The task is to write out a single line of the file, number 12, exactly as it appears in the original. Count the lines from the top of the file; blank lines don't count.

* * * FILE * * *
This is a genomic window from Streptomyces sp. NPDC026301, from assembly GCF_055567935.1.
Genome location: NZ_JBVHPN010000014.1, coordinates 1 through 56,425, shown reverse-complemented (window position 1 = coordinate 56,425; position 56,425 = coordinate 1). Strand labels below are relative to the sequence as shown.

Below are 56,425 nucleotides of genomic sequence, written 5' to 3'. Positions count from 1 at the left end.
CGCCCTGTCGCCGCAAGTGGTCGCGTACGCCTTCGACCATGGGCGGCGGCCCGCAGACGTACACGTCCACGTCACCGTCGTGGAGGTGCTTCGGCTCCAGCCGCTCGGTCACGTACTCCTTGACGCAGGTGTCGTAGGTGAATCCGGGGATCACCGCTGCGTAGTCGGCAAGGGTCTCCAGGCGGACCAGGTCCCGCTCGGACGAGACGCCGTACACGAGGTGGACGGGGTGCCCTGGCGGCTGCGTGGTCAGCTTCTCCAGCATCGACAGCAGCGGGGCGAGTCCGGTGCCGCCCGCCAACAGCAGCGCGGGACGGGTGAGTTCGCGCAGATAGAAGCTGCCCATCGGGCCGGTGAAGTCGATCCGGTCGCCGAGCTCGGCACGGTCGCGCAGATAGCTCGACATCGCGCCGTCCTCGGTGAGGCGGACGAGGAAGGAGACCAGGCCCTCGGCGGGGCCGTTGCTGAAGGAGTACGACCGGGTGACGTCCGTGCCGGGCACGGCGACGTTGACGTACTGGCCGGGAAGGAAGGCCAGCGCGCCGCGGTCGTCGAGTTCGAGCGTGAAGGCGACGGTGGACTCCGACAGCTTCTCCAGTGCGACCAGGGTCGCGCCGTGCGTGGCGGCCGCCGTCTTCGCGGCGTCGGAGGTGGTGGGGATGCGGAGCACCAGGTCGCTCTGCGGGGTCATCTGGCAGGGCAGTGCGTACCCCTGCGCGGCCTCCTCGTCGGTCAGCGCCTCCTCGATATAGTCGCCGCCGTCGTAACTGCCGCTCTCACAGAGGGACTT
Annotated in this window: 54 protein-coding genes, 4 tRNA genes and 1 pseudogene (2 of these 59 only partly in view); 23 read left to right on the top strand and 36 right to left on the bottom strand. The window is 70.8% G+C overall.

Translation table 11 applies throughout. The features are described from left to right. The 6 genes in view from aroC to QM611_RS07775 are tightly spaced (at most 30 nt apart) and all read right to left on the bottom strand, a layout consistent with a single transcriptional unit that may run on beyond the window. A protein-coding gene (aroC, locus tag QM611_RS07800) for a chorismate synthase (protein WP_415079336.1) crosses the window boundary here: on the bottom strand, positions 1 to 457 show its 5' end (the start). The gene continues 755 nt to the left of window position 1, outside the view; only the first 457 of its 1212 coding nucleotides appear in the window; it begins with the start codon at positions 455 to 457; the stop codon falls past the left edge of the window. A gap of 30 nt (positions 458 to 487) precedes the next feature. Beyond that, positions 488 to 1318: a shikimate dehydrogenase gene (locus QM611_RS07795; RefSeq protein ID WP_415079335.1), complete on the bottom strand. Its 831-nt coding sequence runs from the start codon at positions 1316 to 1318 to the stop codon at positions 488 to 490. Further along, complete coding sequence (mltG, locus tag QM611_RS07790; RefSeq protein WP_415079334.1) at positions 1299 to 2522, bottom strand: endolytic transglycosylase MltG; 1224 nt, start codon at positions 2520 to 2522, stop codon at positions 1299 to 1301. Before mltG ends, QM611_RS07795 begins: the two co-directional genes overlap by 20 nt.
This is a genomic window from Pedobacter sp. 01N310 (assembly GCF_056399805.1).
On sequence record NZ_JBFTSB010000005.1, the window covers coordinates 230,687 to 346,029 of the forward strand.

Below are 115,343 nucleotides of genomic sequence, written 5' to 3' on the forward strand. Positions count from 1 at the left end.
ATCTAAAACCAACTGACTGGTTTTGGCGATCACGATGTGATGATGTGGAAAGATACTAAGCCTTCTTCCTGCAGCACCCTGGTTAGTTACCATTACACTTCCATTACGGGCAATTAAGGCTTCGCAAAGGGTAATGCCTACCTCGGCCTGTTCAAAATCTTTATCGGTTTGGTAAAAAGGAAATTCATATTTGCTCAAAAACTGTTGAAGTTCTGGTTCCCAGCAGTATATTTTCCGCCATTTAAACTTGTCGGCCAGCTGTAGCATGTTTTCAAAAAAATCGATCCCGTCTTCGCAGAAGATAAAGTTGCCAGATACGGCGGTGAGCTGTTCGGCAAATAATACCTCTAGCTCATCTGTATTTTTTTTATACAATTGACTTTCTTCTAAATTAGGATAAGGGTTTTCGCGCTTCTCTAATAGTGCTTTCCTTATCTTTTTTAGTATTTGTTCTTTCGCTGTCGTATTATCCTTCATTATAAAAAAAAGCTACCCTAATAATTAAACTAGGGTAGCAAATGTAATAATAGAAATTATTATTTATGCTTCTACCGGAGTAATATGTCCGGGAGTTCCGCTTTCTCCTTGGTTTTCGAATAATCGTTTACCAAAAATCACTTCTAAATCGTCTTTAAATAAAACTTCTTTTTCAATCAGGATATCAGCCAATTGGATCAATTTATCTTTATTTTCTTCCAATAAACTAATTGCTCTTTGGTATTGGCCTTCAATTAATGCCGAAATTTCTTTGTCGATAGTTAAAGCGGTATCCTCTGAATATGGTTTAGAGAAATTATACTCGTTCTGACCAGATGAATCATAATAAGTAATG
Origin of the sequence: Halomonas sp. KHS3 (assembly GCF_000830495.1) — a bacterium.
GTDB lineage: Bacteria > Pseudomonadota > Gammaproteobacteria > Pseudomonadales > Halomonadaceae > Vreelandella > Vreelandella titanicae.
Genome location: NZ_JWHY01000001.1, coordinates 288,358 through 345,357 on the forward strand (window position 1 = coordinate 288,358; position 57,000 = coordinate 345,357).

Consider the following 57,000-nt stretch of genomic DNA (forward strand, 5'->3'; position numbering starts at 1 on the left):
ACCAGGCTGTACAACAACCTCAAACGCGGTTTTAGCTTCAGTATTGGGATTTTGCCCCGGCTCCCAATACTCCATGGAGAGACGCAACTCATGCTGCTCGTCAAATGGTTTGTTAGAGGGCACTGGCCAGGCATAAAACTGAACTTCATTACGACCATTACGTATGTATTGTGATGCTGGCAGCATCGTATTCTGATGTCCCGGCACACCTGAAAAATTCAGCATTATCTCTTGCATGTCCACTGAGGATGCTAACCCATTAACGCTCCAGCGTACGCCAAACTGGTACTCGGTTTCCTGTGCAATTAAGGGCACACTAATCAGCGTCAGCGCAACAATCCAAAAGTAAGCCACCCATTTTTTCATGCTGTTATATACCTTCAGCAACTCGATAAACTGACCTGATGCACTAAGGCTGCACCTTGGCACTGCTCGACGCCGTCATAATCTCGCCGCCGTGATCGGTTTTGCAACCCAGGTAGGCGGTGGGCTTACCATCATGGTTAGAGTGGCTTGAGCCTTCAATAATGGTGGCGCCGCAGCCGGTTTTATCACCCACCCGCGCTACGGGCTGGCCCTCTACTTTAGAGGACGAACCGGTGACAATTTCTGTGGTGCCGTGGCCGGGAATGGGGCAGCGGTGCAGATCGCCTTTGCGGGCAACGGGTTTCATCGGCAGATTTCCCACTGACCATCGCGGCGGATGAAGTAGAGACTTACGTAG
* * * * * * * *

GTDB lineage: Bacteria > Pseudomonadota > Gammaproteobacteria > Pseudomonadales > Halomonadaceae > Vreelandella > Vreelandella titanicae.